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Businesses with Alternative Energy
From rooftop solar to battery storage, Jacksonville businesses are powering area commerce with alternative energy.
Earl Benton, the President of Champion Brands, a large Jacksonville-based beverage sales company, realized a long time ago that sustainability was a rare win-win-win. It was good for the environment, good for his company’s business relationships and good for his bottom line.
As President of Champion Brands, Earl Benton realized a long time ago that sustainability was a rare win-win-win. It was good for the environment, good for business relationships and good for the bottom line of his Jacksonville-based beverage sales company.
That’s why he installed 120 kW of solar on two of his Jacksonville warehouse facilities, converted every lightbulb to an LED and changed his big rigs to run on compressed natural gas.
Benton installed two 58 kW solar systems on each of his warehouses for a total of 116 kW of solar. He says solar now supplies about 20 percent of his electric needs.
“We have a big monitor in our lobby that shows customers exactly how much solar power we produced in the last seven days,” Benton said.
He went on to explain that parts of his warehouses, especially the parts where beer kegs are stored, must keep the lights on 24 hours a day. Old incandescent bulbs used to get hot, up to 130 degrees, and the company would need to turn down the air-conditioning to overcome the heat generated by the incandescent bulbs.
“LEDs heat up to just 75-degrees,” Benton said. “They were a just a huge step in the right direction.”
In 2015, Champion opened the first public compressed natural gas station in Jacksonville. The company also began converting its fleet of 45 diesel tractor-trailer trucks to CNG. Benton says by using CNG, his company now contributes to cleaner air and saves at least $150,000 to $200,000 a year on diesel fuel depending on the price of diesel.
Haz Patel is always looking for ways to improve his business.
He’s owned a Mobil gas station on Beach Boulevard between Hodges and San Pablo for 16 years. About five years ago, he decided to fill the roof of his store and the canopy over his four gasoline pumps with solar panels.
“I put in 247 of them,” said Patel, who was born in Uganda and immigrated to England before following his brother to Jacksonville 24 years ago. “It was a big up-front investment, but I got a federal tax credit so it made a lot of sense.”
Patel has seen his electric bill drop significantly because of his 59.25kW solar system and because of additional energy efficiency upgrades he made about the same time. He added foam insulation to the ceiling crawl space and changed all the light bulbs both inside and outside his building to LEDs. Before all these upgrades, Patel said his JEA bill was about $3,000 a month. Now it’s about $1,000 - $1200 a month.
“I can never run my electric completely off solar because of the air-conditioning and the big coolers I have here for drinks,” said Patel, who loves to show his solar array to his vendors and friends. He says he even got a call from Ikea one day asking about his solar panels. “They wanted to know if I was pleased with the local company that installed them,” he said.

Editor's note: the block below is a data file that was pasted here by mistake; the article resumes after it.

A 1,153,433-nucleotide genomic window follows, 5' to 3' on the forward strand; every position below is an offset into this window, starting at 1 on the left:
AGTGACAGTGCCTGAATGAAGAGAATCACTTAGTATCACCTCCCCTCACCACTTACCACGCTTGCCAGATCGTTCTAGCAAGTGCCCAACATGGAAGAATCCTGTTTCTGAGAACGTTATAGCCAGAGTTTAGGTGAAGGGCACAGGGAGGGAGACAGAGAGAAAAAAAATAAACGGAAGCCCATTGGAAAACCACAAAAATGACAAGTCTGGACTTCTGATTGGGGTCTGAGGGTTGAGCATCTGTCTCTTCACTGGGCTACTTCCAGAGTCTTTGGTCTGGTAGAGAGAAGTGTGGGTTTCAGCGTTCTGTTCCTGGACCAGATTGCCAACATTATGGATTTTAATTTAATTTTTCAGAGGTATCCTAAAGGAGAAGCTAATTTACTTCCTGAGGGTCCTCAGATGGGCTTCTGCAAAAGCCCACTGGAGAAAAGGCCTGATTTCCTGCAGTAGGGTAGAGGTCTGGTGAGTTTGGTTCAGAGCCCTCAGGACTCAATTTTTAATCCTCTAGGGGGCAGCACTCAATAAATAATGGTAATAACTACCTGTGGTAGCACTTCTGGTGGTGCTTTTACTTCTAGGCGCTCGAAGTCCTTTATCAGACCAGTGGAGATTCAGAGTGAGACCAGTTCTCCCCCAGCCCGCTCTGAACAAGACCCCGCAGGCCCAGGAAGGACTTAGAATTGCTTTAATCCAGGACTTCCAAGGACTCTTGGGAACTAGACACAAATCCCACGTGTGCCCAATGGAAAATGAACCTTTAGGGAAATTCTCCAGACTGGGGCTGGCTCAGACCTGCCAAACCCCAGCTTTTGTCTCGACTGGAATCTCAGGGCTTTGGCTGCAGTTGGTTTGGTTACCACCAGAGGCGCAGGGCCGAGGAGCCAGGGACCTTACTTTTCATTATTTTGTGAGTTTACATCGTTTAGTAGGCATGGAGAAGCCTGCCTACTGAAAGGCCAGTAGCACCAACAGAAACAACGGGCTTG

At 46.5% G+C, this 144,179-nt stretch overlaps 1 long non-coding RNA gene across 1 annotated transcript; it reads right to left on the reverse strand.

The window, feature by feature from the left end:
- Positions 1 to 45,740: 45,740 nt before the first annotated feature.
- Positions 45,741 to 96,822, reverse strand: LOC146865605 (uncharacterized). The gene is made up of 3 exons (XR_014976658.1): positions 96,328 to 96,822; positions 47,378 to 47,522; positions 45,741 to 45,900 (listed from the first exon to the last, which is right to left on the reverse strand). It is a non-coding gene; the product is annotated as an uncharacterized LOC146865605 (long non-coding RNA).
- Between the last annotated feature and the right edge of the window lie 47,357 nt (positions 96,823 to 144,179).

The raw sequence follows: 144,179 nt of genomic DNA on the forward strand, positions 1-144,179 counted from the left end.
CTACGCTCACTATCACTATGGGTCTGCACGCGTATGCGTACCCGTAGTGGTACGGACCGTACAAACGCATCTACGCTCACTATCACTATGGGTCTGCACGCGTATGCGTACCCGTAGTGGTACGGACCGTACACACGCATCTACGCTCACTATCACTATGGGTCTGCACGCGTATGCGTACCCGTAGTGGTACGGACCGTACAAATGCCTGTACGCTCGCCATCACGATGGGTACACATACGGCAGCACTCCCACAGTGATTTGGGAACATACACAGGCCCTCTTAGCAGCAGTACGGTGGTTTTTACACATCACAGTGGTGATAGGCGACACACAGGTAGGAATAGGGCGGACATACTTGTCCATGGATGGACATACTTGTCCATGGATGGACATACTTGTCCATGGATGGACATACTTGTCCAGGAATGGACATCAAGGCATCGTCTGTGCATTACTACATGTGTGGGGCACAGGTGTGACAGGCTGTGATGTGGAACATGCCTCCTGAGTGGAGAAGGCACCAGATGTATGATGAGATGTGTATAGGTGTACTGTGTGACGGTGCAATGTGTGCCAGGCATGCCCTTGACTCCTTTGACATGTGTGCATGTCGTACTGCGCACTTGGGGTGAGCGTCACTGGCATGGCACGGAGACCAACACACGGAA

With solar panels and energy-efficiency upgrades under his belt, what’s Patel planning next for his business? “I’m adding a Subway franchise to my store,” he said. “I need to compete with all the Wawa’s that are coming to town.”
Jody Beasley, the general manager of Saft America’s Jacksonville plant, has worked for battery manufacturers almost 30 years. He’s a veteran of the battery business. Given this perspective, it’s interesting that Beasley believes the work he’s doing right now at Saft Jacksonville is some of the coolest work he’s ever done.
“We’re changing the world,” Beasley said, simply.
That’s a big claim, but the work quietly going on at Saft’s Jacksonville plant where lithium-ion batteries are manufactured actually qualifies.
“We produce big batteries that are half the size of a semitrailer,” Beasley said.
Those batteries are then connected to a variety of energy-producing systems like solar arrays or windmill farms. They get charged up in the daytime when there’s an abundance of sun or wind, and discharged by utilities during peak usage times in the early evening.
“This way the utility doesn’t have to crank up the gas turbines to provide energy to customers during peak demand,” Beasley said.
One of Saft Jacksonville’s biggest customers is a utility in San Diego, which has placed a handful of these lithium-ion storage systems on its electric grid. Saft Jacksonville has also manufactured lithium-ion batteries for projects stretching from the Arctic Circle to the Caribbean to Hawaii.
“These storage systems really help in places where the grid is not well-developed and needs to be better stabilized,” Beasley said.
Saft agreed to build its plant here after it received a $100 million grant from the federal government as part of the Obama Administration’s Recovery Act, a stimulus package designed to invest in jobs, infrastructure, education and clean energy.
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